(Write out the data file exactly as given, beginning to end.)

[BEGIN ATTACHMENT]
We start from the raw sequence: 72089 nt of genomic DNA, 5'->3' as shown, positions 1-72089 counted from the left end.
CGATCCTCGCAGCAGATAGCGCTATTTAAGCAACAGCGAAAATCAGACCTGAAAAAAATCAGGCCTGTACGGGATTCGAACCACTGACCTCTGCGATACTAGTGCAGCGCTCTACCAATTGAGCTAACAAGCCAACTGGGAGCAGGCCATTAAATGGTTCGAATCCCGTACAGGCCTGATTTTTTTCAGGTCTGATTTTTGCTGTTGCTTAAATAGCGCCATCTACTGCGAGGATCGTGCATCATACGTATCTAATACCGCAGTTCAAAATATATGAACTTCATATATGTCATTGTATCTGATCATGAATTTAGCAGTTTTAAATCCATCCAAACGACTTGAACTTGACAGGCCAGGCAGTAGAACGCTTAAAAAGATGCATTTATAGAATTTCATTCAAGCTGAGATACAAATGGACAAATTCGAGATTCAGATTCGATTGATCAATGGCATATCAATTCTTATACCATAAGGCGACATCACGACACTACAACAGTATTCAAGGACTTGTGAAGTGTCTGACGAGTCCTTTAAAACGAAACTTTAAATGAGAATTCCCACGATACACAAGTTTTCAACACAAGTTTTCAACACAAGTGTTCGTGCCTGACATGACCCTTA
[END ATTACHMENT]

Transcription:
We start from the raw sequence: 72089 nt of genomic DNA, 5'->3' as shown, positions 1-72089 counted from the left end.
CGATCCTCGCAGCAGATAGCGCTATTTAAGCAACAGCGAAAATCAGACCTGAAAAAAATCAGGCCTGTACGGGATTCGAACCACTGACCTCTGCGATACTAGTGCAGCGCTCTACCAATTGAGCTAACAAGCCAACTGGGAGCAGGCCATTAAATGGTTCGAATCCCGTACAGGCCTGATTTTTTTCAGGTCTGATTTTTGCTGTTGCTTAAATAGCGCCATCTACTGCGAGGATCGTGCATCATACGTATCTAATACCGCAGTTCAAAATATATGAACTTCATATATGTCATTGTATCTGATCATGAATTTAGCAGTTTTAAATCCATCCAAACGACTTGAACTTGACAGGCCAGGCAGTAGAACGCTTAAAAAGATGCATTTATAGAATTTCATTCAAGCTGAGATACAAATGGACAAATTCGAGATTCAGATTCGATTGATCAATGGCATATCAATTCTTATACCATAAGGCGACATCACGACACTACAACAGTATTCAAGGACTTGTGAAGTGTCTGACGAGTCCTTTAAAACGAAACTTTAAATGAGAATTCCCACGATACACAAGTTTTCAACACAAGTTTTCAACACAAGTGTTCGTGCCTGACATGACCCTTA